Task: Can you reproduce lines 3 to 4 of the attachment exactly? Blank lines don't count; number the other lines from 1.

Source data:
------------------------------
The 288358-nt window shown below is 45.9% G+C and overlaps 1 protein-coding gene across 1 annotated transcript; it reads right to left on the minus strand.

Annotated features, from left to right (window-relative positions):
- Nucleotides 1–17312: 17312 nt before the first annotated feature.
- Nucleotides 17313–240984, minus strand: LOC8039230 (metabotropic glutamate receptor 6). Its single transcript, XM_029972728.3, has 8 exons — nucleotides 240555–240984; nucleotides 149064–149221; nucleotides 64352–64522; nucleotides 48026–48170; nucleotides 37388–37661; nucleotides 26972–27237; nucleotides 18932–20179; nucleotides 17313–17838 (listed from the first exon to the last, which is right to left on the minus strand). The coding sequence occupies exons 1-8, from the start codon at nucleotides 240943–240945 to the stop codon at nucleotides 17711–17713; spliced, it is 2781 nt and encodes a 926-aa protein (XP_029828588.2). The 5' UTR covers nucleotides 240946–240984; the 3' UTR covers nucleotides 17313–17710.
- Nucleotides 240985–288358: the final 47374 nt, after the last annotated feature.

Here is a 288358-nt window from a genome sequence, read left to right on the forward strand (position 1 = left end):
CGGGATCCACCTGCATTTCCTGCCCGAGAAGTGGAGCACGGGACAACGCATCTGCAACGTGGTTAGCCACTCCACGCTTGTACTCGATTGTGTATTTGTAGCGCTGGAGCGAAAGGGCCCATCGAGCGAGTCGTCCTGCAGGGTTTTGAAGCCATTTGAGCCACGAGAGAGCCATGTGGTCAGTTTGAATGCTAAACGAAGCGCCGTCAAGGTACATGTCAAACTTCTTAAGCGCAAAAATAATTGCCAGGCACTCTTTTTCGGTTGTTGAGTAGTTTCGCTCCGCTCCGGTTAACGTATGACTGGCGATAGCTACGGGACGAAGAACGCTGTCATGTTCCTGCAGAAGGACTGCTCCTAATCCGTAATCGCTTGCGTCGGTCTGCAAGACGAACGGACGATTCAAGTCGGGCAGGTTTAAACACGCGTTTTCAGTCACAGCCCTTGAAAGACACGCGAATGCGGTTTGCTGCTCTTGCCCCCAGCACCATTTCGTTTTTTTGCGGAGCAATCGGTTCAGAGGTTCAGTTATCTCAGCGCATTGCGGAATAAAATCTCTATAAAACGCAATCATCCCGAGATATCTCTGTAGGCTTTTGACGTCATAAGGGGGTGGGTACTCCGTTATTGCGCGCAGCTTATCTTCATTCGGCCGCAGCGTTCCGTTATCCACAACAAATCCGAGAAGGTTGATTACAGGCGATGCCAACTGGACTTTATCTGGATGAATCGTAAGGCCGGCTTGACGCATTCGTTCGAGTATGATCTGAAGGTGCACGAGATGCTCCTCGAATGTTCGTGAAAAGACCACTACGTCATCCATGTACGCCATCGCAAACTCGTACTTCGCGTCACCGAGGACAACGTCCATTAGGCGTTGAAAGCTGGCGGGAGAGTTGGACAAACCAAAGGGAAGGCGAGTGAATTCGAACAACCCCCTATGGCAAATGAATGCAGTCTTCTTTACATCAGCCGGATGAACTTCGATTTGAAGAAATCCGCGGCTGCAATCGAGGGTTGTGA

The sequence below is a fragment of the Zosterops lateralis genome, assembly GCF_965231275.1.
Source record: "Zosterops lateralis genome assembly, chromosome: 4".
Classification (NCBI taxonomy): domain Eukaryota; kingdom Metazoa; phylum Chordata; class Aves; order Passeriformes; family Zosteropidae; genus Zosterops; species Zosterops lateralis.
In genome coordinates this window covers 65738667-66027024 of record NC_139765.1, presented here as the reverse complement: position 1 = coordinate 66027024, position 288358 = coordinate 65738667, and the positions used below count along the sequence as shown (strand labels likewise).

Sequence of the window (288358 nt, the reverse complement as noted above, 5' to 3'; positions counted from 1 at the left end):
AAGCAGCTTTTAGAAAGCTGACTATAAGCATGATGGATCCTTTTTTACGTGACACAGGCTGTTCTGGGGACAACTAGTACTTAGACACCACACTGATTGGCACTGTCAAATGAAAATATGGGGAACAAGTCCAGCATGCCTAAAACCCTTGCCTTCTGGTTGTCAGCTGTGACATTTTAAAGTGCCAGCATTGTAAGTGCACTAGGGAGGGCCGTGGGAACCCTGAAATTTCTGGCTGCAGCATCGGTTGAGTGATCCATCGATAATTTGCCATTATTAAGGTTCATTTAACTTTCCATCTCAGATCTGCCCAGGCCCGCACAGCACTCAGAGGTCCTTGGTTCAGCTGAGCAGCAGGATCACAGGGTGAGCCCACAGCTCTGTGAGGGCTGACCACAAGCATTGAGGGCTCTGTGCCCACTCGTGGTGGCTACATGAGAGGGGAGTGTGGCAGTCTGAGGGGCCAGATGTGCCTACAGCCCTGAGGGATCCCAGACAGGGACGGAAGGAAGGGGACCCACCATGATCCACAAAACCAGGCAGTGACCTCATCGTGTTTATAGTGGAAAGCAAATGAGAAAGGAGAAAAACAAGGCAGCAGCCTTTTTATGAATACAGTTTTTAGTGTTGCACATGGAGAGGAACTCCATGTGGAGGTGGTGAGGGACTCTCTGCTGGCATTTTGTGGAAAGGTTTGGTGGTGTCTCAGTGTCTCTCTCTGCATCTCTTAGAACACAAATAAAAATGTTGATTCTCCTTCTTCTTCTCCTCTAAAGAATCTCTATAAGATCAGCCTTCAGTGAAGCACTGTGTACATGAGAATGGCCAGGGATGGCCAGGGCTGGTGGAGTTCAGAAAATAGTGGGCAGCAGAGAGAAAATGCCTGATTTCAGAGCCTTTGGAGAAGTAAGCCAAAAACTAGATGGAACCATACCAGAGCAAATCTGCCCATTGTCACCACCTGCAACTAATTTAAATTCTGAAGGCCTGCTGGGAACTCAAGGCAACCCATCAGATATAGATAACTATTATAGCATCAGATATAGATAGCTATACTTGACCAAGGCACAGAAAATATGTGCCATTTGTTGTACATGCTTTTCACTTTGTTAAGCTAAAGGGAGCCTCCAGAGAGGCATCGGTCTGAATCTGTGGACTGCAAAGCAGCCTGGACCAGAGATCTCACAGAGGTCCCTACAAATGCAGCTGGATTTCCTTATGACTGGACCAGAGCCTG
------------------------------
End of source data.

- Nucleotides 1–17312: 17312 nt before the first annotated feature.
- Nucleotides 17313–240984, minus strand: LOC8039230 (metabotropic glutamate receptor 6). Its single transcript, XM_029972728.3, has 8 exons — nucleotides 240555–240984; nucleotides 149064–149221; nucleotides 64352–64522; nucleotides 48026–48170; nucleotides 37388–37661; nucleotides 26972–27237; nucleotides 18932–20179; nucleotides 17313–17838 (listed from the first exon to the last, which is right to left on the minus strand). The coding sequence occupies exons 1-8, from the start codon at nucleotides 240943–240945 to the stop codon at nucleotides 17711–17713; spliced, it is 2781 nt and encodes a 926-aa protein (XP_029828588.2). The 5' UTR covers nucleotides 240946–240984; the 3' UTR covers nucleotides 17313–17710.